Changing the Unchangeable

Last week I asked you to please make member functions const whenever possible. But constant doesn’t always mean constant.

Declaring an object const is a way to tell the compiler that this object cannot be changed whatsoever. What you actually try to express might however be a logical immutability, that the meaning of the object should not change. That doesn’t necessarily imply that none of its member variables can be changed.

The most common example is to cache the result of an expensive operation. To expand on last weeks example:

class Whisky {
  Smell smellIt() const;
  Taste tasteIt(int ml);

Imagine that computing the smell of the whisky is a complicated operation [1], that you don’t want to do every time someone smells it. You might want to introduce a private member to hold a cached description of the smell. This member must be possible to change, to be able to write the cached value. Computing and storing this value does however not logically modify the object, so it should be possible to do even for const objects. To allow for this, use the mutable keyword:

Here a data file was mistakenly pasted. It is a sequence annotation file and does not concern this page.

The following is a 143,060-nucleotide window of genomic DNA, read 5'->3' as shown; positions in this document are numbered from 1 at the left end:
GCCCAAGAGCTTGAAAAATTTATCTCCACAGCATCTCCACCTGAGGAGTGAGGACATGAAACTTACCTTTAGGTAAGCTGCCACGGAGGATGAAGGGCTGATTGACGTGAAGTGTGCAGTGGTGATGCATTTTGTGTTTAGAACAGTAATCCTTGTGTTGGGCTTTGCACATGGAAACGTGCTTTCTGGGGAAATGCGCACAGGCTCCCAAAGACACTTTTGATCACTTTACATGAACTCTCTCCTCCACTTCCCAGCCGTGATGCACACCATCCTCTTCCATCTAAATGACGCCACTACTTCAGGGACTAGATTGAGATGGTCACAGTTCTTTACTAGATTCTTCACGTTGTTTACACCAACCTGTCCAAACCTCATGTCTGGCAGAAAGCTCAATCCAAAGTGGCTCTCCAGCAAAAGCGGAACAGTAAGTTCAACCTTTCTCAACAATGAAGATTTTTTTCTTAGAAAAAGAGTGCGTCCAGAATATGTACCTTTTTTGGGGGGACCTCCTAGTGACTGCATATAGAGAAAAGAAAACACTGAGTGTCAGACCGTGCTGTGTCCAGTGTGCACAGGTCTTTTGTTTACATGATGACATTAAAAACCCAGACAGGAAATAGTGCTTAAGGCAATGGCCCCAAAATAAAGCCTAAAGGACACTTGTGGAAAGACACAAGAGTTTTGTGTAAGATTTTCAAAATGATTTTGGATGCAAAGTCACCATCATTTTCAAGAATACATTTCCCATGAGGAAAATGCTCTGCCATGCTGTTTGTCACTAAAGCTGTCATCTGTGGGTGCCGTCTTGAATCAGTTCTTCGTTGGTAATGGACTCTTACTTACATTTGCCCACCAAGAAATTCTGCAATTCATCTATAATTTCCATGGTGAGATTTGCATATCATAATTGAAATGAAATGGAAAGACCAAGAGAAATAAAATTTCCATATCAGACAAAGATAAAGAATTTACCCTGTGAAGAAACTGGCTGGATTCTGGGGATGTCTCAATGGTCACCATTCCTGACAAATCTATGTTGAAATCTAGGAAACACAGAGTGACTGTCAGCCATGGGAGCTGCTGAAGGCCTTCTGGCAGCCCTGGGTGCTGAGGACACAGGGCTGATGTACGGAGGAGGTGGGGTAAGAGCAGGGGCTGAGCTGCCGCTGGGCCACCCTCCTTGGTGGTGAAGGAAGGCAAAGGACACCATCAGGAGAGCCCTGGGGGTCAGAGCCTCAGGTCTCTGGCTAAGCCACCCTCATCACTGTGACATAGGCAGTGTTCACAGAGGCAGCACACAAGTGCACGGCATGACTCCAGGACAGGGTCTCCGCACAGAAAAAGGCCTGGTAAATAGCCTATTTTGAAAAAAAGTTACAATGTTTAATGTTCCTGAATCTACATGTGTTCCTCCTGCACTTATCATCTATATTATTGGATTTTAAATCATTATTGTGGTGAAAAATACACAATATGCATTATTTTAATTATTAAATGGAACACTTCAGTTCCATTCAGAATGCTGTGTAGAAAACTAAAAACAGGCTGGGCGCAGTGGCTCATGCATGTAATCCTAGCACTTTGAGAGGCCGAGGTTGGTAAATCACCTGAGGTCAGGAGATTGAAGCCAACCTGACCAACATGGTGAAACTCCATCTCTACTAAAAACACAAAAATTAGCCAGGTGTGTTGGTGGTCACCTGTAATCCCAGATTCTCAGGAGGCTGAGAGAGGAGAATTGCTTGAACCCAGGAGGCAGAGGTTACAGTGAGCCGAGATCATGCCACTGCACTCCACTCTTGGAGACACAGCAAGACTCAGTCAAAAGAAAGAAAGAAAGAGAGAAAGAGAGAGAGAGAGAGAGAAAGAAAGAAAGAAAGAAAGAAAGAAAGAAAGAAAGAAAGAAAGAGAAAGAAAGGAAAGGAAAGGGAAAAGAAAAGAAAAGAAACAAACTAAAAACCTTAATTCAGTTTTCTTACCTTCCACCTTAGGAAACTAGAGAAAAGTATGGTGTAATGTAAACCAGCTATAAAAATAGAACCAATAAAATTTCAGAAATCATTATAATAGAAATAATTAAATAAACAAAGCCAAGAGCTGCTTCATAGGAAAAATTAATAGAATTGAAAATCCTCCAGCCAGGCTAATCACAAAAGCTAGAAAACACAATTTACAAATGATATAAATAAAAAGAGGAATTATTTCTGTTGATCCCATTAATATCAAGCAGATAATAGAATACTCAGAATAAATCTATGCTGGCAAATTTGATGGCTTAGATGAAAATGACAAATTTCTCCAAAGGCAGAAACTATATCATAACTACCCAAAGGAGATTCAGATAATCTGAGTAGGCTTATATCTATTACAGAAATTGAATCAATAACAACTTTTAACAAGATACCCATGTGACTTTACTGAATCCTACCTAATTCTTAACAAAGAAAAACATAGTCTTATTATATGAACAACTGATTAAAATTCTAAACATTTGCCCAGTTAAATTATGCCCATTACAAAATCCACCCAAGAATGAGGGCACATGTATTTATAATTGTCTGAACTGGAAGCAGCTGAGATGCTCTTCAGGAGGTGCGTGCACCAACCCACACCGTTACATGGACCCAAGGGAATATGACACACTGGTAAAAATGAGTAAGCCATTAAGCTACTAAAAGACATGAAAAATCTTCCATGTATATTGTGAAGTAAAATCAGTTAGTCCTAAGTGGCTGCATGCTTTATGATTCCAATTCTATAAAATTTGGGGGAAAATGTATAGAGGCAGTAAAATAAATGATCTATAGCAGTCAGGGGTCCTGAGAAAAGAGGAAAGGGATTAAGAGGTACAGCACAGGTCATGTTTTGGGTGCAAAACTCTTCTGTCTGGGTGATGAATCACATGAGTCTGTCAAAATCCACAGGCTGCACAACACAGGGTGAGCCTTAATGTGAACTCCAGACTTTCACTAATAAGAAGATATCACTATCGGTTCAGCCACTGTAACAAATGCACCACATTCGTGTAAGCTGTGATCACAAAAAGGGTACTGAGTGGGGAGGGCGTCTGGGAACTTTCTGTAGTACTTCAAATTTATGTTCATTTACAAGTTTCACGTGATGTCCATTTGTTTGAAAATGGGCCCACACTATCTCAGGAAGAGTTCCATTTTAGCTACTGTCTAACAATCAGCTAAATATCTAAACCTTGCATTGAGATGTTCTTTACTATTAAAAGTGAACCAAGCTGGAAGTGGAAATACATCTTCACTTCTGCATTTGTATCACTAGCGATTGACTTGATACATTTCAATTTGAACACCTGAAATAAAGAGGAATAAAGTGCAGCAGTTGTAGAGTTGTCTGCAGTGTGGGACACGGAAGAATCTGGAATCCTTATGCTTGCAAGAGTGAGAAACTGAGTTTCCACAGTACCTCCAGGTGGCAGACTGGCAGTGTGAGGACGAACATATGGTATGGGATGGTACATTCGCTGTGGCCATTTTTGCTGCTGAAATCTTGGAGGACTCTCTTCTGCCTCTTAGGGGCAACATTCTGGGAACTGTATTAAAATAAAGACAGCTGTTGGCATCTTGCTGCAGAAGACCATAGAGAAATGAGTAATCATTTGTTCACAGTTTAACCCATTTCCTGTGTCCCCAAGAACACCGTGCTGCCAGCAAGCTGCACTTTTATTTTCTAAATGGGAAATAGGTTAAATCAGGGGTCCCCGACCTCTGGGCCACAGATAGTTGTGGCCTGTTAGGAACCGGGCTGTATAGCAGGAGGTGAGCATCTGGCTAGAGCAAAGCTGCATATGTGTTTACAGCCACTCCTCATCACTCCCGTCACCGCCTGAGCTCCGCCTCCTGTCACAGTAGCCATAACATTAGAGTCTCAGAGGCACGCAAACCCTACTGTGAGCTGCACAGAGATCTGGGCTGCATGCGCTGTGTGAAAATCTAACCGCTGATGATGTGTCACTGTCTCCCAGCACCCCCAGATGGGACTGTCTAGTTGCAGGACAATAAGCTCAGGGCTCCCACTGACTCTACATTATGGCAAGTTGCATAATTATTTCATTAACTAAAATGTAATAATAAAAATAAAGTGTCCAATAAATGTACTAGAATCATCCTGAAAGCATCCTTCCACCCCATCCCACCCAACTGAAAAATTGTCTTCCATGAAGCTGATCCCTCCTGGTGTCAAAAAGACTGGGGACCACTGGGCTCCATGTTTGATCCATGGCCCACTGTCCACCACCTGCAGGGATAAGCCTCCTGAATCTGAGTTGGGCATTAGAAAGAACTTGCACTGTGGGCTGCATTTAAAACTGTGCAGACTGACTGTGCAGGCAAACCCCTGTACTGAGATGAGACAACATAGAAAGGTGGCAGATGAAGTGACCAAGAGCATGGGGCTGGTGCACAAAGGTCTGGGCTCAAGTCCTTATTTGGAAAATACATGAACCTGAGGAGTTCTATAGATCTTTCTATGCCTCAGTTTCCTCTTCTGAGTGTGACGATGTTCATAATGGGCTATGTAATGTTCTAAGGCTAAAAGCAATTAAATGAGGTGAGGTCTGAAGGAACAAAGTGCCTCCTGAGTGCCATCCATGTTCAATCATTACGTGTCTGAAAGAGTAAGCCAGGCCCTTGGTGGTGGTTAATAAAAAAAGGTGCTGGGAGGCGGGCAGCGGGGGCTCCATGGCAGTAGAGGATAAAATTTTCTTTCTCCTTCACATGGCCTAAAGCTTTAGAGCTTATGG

class Whisky {
  Smell smellIt() const;
  Taste tasteIt(int ml);
  mutable Smell* smell;

The definition of smellIt() would now look something like this:

Smell Whisky::smellIt() const {
  if (!smell)
    smell = computeSmell(); //Assume this function exists and returns a new, dynamically allocated Smell object
  return *smell;

Exactly how you do the caching is up to you, but if you use a simple pointer (and not for instance a shared_ptr), you must remember to delete smell in ~Whisky().

Posted in C++. Tags: , . 2 Comments »

2 Responses to “Changing the Unchangeable”

  1. Please Make Member Functions Const Whenever Possible « C++ on a Friday Says:

    […] Posts Changing the UnchangeableThe Order of #include Directives […]

  2. A Summary of “const”, Part One « C++ on a Friday Says:

    […] Over the last two weeks, I have mentioned const a couple of times. […]

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